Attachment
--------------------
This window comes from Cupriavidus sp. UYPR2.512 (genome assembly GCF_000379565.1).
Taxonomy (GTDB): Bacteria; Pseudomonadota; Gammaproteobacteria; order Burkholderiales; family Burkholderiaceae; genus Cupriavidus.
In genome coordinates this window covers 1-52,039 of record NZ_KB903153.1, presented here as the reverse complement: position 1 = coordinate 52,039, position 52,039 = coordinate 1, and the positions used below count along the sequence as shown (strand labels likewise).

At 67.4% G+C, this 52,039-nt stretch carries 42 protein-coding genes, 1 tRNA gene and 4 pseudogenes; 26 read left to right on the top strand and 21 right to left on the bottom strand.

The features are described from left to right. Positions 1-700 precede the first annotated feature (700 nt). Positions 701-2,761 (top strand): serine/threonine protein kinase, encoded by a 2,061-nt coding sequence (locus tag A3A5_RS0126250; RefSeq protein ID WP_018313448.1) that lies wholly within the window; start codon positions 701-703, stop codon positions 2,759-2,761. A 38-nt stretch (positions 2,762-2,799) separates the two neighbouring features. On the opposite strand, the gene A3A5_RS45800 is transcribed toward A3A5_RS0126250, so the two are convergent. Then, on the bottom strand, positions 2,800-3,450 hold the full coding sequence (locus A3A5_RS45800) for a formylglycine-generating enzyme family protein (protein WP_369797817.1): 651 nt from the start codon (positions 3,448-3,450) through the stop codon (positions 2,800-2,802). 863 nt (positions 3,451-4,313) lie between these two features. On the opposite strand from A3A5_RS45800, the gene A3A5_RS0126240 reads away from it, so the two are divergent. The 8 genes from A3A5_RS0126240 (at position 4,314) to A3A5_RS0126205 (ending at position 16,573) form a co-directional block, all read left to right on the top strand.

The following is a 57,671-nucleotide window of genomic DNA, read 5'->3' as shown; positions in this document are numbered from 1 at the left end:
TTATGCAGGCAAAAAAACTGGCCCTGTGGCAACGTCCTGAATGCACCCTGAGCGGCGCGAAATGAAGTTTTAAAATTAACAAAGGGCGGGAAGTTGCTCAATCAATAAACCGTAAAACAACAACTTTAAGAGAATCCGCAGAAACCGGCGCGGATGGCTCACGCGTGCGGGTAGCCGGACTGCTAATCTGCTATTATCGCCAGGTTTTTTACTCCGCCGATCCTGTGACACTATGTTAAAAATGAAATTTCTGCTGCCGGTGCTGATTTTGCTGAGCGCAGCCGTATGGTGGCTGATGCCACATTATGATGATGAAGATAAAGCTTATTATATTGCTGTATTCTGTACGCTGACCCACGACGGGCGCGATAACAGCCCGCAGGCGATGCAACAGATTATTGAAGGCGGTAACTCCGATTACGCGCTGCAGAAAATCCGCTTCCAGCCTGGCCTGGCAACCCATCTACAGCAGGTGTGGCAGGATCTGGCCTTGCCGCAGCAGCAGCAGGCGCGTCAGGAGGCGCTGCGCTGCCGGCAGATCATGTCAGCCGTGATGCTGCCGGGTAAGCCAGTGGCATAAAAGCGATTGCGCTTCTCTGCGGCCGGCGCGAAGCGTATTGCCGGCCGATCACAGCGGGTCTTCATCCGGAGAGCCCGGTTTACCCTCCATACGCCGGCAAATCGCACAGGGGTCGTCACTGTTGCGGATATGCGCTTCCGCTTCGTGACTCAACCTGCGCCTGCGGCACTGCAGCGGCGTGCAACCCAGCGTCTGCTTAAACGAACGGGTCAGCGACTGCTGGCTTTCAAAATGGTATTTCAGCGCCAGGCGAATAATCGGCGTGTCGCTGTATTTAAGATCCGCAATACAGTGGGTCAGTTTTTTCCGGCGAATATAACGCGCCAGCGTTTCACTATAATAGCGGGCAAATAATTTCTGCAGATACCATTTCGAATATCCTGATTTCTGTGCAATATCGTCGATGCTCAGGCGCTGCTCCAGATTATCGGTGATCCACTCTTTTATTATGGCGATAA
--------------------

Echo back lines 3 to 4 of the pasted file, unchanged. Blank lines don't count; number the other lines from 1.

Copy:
In genome coordinates this window covers 1-52,039 of record NZ_KB903153.1, presented here as the reverse complement: position 1 = coordinate 52,039, position 52,039 = coordinate 1, and the positions used below count along the sequence as shown (strand labels likewise).

At 67.4% G+C, this 52,039-nt stretch carries 42 protein-coding genes, 1 tRNA gene and 4 pseudogenes; 26 read left to right on the top strand and 21 right to left on the bottom strand.